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How to make a compress!

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Have you ever wondered what it means to make a “compress”?   Compresses are a long-overlooked home remedy that has become a lost art. A compress is actually very easy to make, takes simple ingredients, and it works! Let’s take a look below to see how to create your very own compress.

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Compresses work by the application of heat or cold to a local area of soreness and/or swelling.  Cold compresses draw heat away from a compromised area, thereby limiting swelling and pain.  Hot compresses speed blood flow to an area and can ease muscle spasms, relieve congestion, or even draw pus from a minor wound closer to the surface.

Cold compresses are especially good for life’s minor lumps and bumps, such as a twisted ankle or “bonk” on the head from an open cabinet door.  To make a cold compress, pour 1/4 cup very cold water and 1/4 cup chilled hydrosol into a small bowl. Place a washcloth or soft piece of flannel into the liquid and let it soak for a minute.  Wring out the cloth until it’s still wet but not dripping liquid everywhere. Fold the cloth over and place on the affected area, leaving it on until the cloth is no longer cool.  (By folding the cloth, you’ll then be able to flip it over to the “cool” side once during the treatment.)  Cold compresses can be applied as often as once every hour.

Hot compresses can be very helpful for concerns such as menstrual cramps, muscle spasms from a twisting or lifting injury, and in “drawing” a minor abscess.  To make a hot compress, heat 1/4 cup water and 1/4 cup hydrosol until it feels very warm on the inside of the wrist, just as you would test baby formula. The water should be very warm, but not hot enough to burn the skin.  Soak the cloth as described in the cold compress instructions, wring out, fold, and apply to the affected area.  Cover the area with a small towel or plastic wrap to help hold the heat in the compress longer.  Hot compresses can be applied as often as every two hours.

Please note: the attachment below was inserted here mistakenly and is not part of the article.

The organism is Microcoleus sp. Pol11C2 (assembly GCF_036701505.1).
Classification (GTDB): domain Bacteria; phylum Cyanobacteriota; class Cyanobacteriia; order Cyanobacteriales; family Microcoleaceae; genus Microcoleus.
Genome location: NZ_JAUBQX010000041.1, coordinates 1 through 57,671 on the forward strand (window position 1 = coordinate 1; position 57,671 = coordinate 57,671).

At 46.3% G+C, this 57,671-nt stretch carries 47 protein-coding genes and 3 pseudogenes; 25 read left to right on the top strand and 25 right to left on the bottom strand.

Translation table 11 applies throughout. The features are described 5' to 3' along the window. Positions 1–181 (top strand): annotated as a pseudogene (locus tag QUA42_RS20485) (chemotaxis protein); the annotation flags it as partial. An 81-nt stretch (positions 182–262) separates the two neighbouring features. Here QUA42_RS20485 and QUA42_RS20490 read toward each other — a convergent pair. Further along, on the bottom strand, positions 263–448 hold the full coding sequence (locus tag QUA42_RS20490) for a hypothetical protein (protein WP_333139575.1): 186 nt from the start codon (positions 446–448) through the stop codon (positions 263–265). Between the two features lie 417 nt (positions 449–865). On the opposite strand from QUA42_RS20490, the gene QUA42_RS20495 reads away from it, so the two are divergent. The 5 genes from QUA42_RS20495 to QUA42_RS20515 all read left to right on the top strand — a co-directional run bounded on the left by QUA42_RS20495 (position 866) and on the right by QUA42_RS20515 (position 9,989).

Hydrosols are the aromatic waters obtained during steam distillation of plant materials. Essential oils and aromatic waters contained within the plant material are forced out during the distillation process. Both are conveyed through a condenser and then to a collecting chamber where the essential oils float on the hydrosol’s surface and can be decanted away, leaving aromatic waters which have their own soothing properties.  For cold compresses, helichrysum, calendula, chamomile, or lavender  hydrosols are all great choices. For hot compresses, depending on the particular concern, chamomile, lavender, geranium, eucalyptus, or marjoram hydrosols would be helpful.

If you like, you can choose to add essential oils to your compress.  Add a drop or two of lavender, Roman chamomile, German chamomile, or tea tree to a half-teaspoon of carrier oil and stir; add to the cold or hot water, stir, and proceed to make the compress as instructed.

Finally, another option is to add 1/4 cup of Himalayan sea salt per cup of water/hydrosol (stir to dissolve) before soaking your compress cloth. This can also provide soothing relief.

Compresses are a wonderful tool to add to your household “first-aid” kit for life’s little aches, pains, scratches, and bumps!  If your symptoms fail to be relieved or are otherwise worrisome, be sure to call your medical provider for advice.

We want you to learn as much as you want to about essential oils and how to use them safely. If you have any questions, comments or other concerns, you’re welcome to email us at aromatherapist@plantherapy.com. Or come join us on Facebook at Safe Essential Oil Recipes!

 

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Author: Christina Smith

Certified Aromatherapist

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